First off, I didn’t figure this out.  Somebody told me.  But this is priceless.

Do you know how EASY it is to make a module in Powershell?

In your “DocumentsWindows Powershell” Folder there is most likely a folder called “Modules”


Go into that folder, make another folder and call it something useful like “FruityJello”.

At this point, I fully recognize that NO ITPRO worth his SALT would seriously make an important module for his office called “FruityJello” but I’m just having a bit of a blank spot for some good “Names for Folders” today.

So within our “FruityJello” folder were going to place a text file in it and call it (Wait….. pause…. ACTION!) FruityJello.PSM1

So now you have the BASE of a module.  It won’t actually do a thing.  It’s empty.  But it is the Base of “Script Module”.   So what do you put in there?

Well pretty much everything from your Profile in the way of Functions can sit in here for a start.

Let’s “ASSume” you have a blank $Profile and just want to Try something in a module and all you have are scripts.   There’s really VERY little difference between a script and a Function in Powershell 2.0.   I’ll show you a simple script.  Really simple.   Just so you can see the pieces that change.

——————– DUMBSCRIPT.PS1 ——————-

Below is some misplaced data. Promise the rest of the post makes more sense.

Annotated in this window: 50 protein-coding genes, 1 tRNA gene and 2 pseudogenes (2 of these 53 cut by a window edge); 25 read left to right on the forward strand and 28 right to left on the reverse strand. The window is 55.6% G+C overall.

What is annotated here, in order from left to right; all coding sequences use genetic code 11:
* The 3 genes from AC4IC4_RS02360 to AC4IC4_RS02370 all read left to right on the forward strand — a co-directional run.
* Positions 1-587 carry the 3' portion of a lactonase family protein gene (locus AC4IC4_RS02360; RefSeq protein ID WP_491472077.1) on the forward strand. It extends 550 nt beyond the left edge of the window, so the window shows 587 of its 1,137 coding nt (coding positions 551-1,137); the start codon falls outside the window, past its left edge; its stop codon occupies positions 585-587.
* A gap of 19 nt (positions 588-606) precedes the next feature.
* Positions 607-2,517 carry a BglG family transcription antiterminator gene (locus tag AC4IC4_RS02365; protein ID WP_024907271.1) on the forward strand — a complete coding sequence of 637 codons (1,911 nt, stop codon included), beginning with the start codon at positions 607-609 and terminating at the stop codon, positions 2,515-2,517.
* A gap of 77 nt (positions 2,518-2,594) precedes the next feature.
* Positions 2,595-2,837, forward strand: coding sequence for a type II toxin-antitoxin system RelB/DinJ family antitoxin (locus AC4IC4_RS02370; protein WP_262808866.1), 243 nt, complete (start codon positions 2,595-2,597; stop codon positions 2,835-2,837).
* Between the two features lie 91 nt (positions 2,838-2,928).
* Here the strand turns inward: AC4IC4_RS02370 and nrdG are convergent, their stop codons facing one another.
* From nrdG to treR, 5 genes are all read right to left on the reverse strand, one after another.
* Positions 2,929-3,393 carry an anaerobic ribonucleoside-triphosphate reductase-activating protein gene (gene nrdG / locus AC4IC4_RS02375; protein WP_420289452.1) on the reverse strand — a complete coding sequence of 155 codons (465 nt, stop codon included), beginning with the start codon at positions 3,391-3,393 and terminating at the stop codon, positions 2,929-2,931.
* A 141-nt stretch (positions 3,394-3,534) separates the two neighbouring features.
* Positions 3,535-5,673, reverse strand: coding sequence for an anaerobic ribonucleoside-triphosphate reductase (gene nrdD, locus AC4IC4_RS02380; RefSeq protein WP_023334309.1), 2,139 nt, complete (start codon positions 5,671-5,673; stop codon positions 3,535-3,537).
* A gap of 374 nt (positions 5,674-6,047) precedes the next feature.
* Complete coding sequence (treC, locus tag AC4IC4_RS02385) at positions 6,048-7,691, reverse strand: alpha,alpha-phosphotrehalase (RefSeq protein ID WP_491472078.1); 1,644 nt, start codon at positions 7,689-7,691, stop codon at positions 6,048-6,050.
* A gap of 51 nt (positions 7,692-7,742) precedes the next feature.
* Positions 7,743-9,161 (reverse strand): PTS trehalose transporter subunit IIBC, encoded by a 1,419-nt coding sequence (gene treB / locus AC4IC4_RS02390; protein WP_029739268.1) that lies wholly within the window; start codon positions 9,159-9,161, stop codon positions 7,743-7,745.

$ARGS[0] | Get-Member

——————– DUMBSCRIPT.PS1 ——————-

So as you can guess, you call up this script and tack on a bunch of arguments and all this does is echo them off and do something completely unimpressive

Now this script as a function?  WATCH

—————- DUMBER Function ——————

Function Global:Write-Silly( $AnArgument ){
     WRITE-HOST $ArArgument
     $AnArgument | Get-Member
     WRITE-HOST "Wasn’t That IMPRESSIVE?!"


—————- DUMBER Function ——————

So now we have a function identical to the script called “WRITE-SILLY”.  All we had to do was prepend the original Script Block with a

Function Global:NameOfFunction( $parametera $parameterb $parameterc ) {

Swap out the variables for wherever there are (Or are not) needed in the original script block and top it off with a Parentheses on the end

— > } < —

So now that you have a function in your hands, paste that code into the “FruityJello.PSM1” file (Use Notepad or whatever you’re most comfortable with) and save the file

Now fire up Powershell and execute


You’ll get very little (actually no fanfare) but when you key in WRITE- and start tapping away on tab you’ll soon see your new function (Badly written too!) called WRITE-SILLY filling out with the AutoComplete.  


It even works like other Commandlets including when you execute “HELP” against it


If you check earlier an Earlier Blog post about “Comment Based Help” you can actually fill out the Function so it has full help and examples if you’re distributing it to staff or clients.

But there you have it, a basic (if not very silly) module for you to learn from.

Remember.  The Power of Shell is in YOU

The Energized Tech